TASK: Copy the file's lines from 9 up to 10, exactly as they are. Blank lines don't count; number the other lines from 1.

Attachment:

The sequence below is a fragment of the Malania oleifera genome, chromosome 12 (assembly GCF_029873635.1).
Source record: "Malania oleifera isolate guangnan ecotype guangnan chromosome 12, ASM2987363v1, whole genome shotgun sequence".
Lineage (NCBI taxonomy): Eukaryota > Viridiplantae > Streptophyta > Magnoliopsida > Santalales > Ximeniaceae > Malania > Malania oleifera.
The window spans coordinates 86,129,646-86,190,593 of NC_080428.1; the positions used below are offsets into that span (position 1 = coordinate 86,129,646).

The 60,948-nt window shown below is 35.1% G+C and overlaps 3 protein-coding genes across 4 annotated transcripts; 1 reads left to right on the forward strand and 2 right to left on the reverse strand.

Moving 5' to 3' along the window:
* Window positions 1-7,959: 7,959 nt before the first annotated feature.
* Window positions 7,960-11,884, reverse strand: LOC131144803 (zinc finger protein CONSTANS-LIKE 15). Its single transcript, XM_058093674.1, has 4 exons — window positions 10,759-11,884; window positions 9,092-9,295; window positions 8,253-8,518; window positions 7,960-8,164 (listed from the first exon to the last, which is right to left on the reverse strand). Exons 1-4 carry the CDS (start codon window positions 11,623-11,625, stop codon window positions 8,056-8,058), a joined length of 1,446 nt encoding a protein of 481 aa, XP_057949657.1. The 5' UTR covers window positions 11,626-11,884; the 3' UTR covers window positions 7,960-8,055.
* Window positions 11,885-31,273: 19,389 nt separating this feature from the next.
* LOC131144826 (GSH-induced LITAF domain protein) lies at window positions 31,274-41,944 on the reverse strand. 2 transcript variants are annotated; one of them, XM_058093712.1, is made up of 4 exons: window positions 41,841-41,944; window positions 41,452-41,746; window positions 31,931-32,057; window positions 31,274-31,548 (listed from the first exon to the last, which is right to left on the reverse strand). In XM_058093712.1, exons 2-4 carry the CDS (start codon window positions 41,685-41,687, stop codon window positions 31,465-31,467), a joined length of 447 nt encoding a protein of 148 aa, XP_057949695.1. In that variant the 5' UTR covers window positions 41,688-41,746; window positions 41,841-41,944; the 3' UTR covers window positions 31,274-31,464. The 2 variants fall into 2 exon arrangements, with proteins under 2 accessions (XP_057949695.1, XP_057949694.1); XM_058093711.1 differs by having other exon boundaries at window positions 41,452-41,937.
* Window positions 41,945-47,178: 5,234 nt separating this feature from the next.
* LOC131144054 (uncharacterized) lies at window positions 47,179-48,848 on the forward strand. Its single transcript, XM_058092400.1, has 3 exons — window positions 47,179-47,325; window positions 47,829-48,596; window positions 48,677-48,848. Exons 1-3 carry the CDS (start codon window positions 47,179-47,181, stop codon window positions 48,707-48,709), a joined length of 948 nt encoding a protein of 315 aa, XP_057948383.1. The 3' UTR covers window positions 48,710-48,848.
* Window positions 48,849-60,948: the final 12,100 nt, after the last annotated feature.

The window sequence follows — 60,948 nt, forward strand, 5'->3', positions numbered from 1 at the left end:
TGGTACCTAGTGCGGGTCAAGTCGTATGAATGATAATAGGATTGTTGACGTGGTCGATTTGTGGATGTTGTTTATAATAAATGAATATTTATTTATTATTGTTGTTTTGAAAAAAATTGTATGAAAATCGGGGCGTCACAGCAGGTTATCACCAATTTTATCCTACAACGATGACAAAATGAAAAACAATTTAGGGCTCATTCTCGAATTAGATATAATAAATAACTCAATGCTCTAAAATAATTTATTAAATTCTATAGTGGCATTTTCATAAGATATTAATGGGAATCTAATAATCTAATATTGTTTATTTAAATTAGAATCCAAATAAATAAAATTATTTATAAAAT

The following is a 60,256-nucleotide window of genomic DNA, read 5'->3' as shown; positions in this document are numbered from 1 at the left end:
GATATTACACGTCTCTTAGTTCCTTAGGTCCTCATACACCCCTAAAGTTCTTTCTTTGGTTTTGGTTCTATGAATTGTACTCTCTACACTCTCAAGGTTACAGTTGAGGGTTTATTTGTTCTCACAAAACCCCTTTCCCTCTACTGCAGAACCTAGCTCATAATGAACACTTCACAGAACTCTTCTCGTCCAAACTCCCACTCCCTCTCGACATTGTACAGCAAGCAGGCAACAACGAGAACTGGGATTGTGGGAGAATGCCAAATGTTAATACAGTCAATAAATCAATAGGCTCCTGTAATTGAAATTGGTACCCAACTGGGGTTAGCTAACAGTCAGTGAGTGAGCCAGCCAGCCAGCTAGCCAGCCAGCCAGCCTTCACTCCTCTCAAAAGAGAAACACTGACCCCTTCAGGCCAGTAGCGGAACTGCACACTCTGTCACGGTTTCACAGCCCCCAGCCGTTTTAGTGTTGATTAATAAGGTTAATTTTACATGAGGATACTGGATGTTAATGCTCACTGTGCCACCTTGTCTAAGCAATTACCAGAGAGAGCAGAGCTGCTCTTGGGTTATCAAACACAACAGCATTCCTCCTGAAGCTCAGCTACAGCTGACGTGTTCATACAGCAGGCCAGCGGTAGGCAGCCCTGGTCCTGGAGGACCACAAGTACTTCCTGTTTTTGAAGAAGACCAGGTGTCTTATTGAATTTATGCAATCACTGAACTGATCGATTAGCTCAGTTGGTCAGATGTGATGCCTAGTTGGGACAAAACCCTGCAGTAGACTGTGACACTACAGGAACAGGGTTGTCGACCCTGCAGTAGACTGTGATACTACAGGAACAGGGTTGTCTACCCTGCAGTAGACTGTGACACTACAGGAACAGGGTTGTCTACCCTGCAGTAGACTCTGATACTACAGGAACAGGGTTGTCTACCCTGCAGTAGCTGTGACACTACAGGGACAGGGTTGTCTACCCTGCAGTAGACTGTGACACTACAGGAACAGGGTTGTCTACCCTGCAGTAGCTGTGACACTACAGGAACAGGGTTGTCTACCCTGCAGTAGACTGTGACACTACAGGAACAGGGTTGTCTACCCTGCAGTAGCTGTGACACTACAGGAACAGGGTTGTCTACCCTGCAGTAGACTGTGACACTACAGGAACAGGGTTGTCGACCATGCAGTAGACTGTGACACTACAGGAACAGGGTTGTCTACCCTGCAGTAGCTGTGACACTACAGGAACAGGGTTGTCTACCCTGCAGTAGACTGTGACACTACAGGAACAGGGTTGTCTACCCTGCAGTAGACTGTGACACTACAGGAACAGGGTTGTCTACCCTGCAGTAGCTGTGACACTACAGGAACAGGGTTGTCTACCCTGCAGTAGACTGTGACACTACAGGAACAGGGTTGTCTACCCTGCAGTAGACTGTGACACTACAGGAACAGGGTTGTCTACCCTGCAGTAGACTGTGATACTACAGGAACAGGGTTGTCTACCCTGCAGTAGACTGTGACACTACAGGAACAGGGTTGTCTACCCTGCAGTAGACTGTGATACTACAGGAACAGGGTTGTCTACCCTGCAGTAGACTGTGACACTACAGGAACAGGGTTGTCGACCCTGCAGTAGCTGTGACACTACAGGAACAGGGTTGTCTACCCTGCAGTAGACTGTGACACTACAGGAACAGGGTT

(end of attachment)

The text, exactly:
* Window positions 11,885-31,273: 19,389 nt separating this feature from the next.
* LOC131144826 (GSH-induced LITAF domain protein) lies at window positions 31,274-41,944 on the reverse strand. 2 transcript variants are annotated; one of them, XM_058093712.1, is made up of 4 exons: window positions 41,841-41,944; window positions 41,452-41,746; window positions 31,931-32,057; window positions 31,274-31,548 (listed from the first exon to the last, which is right to left on the reverse strand). In XM_058093712.1, exons 2-4 carry the CDS (start codon window positions 41,685-41,687, stop codon window positions 31,465-31,467), a joined length of 447 nt encoding a protein of 148 aa, XP_057949695.1. In that variant the 5' UTR covers window positions 41,688-41,746; window positions 41,841-41,944; the 3' UTR covers window positions 31,274-31,464. The 2 variants fall into 2 exon arrangements, with proteins under 2 accessions (XP_057949695.1, XP_057949694.1); XM_058093711.1 differs by having other exon boundaries at window positions 41,452-41,937.